Monday, February 27, 2017

March is just around the corner

Jason turned 4 on February 20!  It's hard to believe that he is four now.  Jason can do so many things and is learning more each day. He is completely potty trained even at night.  He knows all of his colors, letters and can count to 20. He is very interested in the clock and tells me what numbers the hands are on.  He can dress himself including shoes and jacket.  Jason speaks clearly and in sentences. He naps about two hours a day. 

Jason loves to play. He asks me several times a day, "Mommy, will you play with me?"  He is lovable and extremely active.  I think his biggest fan is Laura. Jason loves school and his friends.  He wishes that he could go all week.  He also has swim class which he's not that into. 

Laura is doing very well. She will be ten and a half soon. She is getting very good grades in school. She takes drawing, clarinet and ukulele lessons.  Laura also is into the piano. She is very smart and funny.  My heart explodes when she says she loves me. Her artwork is amazing. 
 
 
 J

Dating 101 for People With Disabilities

Dating is difficult for everyone at one time or the other.  Disability or not, finding a date, asking for a date, and actually going out on a date is stressful. What do you do when you have a disability and want to date? Should you just forget about it and move on single for the rest of your life?  No! You get yourself together, create a goal and follow your dreams no matter what people say or self doubt in your mind.

I would be lying to you if I said dating is easy when you have a disability.  It's not and can be awkward, disappointing and plain old frustrating! However, nothing worth having in life comes easy. I will offer my own advice based on my own personal experiences and observations. But I can't tell you that my experiences will be exactly like yours or you will feel how I felt.  I'm hoping that I can encourage you to follow your heart and own life path.

Who are you besides having a disability? What do you like and dislike? Who are you attracted to and why? Are you happy?  Whatever you answer, keep it real and honest. Lying about these things will only hurt you in the end.  By knowing your genuine self and personality, you are more out to find someone who is right for you. Happiness comes from within.  You can't expect a partner to make you happy and maintain your happiness.  Be happy on your own, and then you definitely know you're ready to make the next steps.

Cerebral palsy and other physical disabilities are noticeable no matter what you do. I felt frustrated when guys looked at me and saw my wheelchair instead of my figure. I also felt annoyed at my cerebral palsy that when I felt attracted to someone, my spasms would react to my emotions.  How embarrassing, right? But all of this came from my perspective and not theirs. They didn't know my body in the first place so if I seemed more spastic, they didn't know any better.  And, if I felt good about my appearance, people noticed that way before they noticed my wheelchair.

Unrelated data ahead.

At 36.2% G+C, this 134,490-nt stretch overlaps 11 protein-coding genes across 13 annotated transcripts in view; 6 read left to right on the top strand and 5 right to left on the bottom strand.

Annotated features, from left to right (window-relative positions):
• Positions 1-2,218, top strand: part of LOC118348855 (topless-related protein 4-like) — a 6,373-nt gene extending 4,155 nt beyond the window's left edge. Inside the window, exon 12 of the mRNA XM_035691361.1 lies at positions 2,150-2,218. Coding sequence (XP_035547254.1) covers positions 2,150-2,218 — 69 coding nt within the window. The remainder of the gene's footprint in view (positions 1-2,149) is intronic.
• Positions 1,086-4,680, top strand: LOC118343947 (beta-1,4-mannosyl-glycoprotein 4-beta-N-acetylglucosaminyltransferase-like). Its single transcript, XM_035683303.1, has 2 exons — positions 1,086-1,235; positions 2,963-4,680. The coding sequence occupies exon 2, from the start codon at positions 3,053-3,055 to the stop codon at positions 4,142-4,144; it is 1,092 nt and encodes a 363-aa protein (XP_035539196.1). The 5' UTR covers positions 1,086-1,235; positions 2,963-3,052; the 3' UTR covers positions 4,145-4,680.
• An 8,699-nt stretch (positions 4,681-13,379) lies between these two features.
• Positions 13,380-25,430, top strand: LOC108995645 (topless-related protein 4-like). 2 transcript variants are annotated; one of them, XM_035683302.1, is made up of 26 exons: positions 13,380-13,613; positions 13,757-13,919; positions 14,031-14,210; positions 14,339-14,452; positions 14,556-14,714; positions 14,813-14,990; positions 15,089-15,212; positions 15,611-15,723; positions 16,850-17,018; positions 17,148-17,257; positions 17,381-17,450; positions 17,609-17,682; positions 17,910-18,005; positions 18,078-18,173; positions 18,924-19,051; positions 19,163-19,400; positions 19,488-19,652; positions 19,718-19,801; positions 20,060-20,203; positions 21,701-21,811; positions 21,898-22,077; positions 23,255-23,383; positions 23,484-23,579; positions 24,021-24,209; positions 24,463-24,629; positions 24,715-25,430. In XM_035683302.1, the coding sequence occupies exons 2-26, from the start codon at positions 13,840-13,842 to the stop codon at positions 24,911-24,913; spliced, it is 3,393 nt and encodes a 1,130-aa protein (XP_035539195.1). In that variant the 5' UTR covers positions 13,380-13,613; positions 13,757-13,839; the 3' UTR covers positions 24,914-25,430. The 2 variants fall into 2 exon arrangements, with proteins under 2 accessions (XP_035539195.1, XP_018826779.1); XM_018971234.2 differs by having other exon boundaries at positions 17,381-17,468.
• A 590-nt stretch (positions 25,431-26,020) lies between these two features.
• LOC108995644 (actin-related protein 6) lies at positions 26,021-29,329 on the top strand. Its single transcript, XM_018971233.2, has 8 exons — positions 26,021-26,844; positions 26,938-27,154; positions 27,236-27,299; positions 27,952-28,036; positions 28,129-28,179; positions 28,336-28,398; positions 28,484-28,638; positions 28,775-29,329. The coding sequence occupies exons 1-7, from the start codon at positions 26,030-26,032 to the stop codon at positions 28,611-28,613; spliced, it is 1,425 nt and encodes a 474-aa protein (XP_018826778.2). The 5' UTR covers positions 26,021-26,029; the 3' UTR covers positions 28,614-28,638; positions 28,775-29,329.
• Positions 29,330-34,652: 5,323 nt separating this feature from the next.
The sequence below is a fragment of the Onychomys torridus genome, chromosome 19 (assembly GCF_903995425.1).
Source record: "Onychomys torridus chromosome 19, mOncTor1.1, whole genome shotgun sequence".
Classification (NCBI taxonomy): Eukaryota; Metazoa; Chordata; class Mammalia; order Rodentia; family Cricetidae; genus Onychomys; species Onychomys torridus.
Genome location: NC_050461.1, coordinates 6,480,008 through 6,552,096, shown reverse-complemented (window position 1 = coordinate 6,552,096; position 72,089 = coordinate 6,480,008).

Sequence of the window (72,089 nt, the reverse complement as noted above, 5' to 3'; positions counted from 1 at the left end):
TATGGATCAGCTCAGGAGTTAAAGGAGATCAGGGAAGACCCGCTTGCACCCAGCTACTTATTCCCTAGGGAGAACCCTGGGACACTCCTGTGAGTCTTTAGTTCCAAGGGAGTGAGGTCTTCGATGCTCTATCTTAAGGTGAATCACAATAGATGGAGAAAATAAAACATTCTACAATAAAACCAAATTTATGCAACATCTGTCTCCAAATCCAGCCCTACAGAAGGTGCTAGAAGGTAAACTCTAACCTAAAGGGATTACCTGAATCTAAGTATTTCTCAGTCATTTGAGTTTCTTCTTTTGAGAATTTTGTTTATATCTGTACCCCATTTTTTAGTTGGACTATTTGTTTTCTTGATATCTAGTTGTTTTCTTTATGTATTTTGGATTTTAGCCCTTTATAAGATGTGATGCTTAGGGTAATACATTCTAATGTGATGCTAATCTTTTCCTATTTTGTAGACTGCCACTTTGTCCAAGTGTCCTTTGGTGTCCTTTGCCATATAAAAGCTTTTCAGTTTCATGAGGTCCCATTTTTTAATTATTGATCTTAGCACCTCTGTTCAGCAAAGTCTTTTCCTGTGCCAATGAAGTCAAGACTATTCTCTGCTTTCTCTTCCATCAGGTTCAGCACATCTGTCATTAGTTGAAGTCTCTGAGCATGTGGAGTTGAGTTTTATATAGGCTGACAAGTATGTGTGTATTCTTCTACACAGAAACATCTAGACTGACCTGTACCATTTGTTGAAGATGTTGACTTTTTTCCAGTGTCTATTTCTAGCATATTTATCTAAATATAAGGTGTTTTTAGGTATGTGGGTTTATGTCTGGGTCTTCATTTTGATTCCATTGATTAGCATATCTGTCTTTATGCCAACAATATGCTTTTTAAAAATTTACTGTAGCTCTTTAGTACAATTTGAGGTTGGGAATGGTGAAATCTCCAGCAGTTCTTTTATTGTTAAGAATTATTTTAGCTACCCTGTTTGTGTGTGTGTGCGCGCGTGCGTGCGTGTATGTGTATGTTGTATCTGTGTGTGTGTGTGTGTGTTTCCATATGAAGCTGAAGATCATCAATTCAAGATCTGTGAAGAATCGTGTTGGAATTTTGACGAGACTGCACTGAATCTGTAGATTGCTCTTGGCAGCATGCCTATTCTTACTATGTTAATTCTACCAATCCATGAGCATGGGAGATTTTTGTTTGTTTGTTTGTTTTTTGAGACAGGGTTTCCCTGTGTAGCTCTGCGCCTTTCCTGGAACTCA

I concentrated on my appearance and style.  Focusing on your appearance doesn't mean to spend lots of money to keep up with the newest trends. It means to make sure you're happy when you look in the mirror.  I also concentrated on having my own hobbies, friends, and life. Being busy and focused on goals are attractive qualities, but more importantly, they are great for your own self esteem and worth. The last thing you want is to depend on someone else for your life.

When someone shows interest in you, it's exciting, awesome, thrilling and happy. Let yourself feel all of these emotions.  Keep in check how you feel as well.  Whatever you do, don't stay with someone purely because they accept your disability.  Trust me, there are many people out there who will love you for being you.  Don't use your disability to stay in the wrong relationship.

Be honest with your disability as much as you feel comfortable. It was difficult for me at first to talk about cerebral palsy with a potential date because it almost felt like I was talking about something taboo or I thought he'd be turned off immediately. But through dating experiences, I learned that they more they understood, they could focus on who I was as a person and not just a disability.

Unfortunately, nothing can shelter you from heart break disability or not.  A guy broke up with me after over a few months simply because I couldn't walk on the beach. Yes, of course it hurt my feelings.  However, I picked myself up and moved forward.  It might take time even years to find someone who fits you, but do not settle.  You can find the right partner if that's your goal.  Think of dating like a job interview, the more you go on, the better you are and more you learn.